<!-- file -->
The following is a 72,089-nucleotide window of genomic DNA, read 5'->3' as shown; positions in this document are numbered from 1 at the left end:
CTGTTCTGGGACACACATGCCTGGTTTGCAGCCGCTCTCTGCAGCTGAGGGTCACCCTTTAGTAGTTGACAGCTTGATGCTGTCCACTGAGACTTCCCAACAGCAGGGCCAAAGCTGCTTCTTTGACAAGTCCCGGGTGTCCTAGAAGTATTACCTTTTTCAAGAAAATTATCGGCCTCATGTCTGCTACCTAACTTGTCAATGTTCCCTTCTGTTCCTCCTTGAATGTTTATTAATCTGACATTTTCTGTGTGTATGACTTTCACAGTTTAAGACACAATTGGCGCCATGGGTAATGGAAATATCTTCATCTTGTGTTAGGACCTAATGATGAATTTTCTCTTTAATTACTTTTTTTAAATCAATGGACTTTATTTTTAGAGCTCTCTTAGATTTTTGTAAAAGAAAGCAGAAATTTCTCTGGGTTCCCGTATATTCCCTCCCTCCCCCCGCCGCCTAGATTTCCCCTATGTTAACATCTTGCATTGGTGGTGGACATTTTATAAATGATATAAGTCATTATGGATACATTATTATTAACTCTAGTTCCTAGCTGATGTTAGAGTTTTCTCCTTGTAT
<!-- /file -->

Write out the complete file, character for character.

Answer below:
The following is a 72,089-nucleotide window of genomic DNA, read 5'->3' as shown; positions in this document are numbered from 1 at the left end:
CTGTTCTGGGACACACATGCCTGGTTTGCAGCCGCTCTCTGCAGCTGAGGGTCACCCTTTAGTAGTTGACAGCTTGATGCTGTCCACTGAGACTTCCCAACAGCAGGGCCAAAGCTGCTTCTTTGACAAGTCCCGGGTGTCCTAGAAGTATTACCTTTTTCAAGAAAATTATCGGCCTCATGTCTGCTACCTAACTTGTCAATGTTCCCTTCTGTTCCTCCTTGAATGTTTATTAATCTGACATTTTCTGTGTGTATGACTTTCACAGTTTAAGACACAATTGGCGCCATGGGTAATGGAAATATCTTCATCTTGTGTTAGGACCTAATGATGAATTTTCTCTTTAATTACTTTTTTTAAATCAATGGACTTTATTTTTAGAGCTCTCTTAGATTTTTGTAAAAGAAAGCAGAAATTTCTCTGGGTTCCCGTATATTCCCTCCCTCCCCCCGCCGCCTAGATTTCCCCTATGTTAACATCTTGCATTGGTGGTGGACATTTTATAAATGATATAAGTCATTATGGATACATTATTATTAACTCTAGTTCCTAGCTGATGTTAGAGTTTTCTCCTTGTAT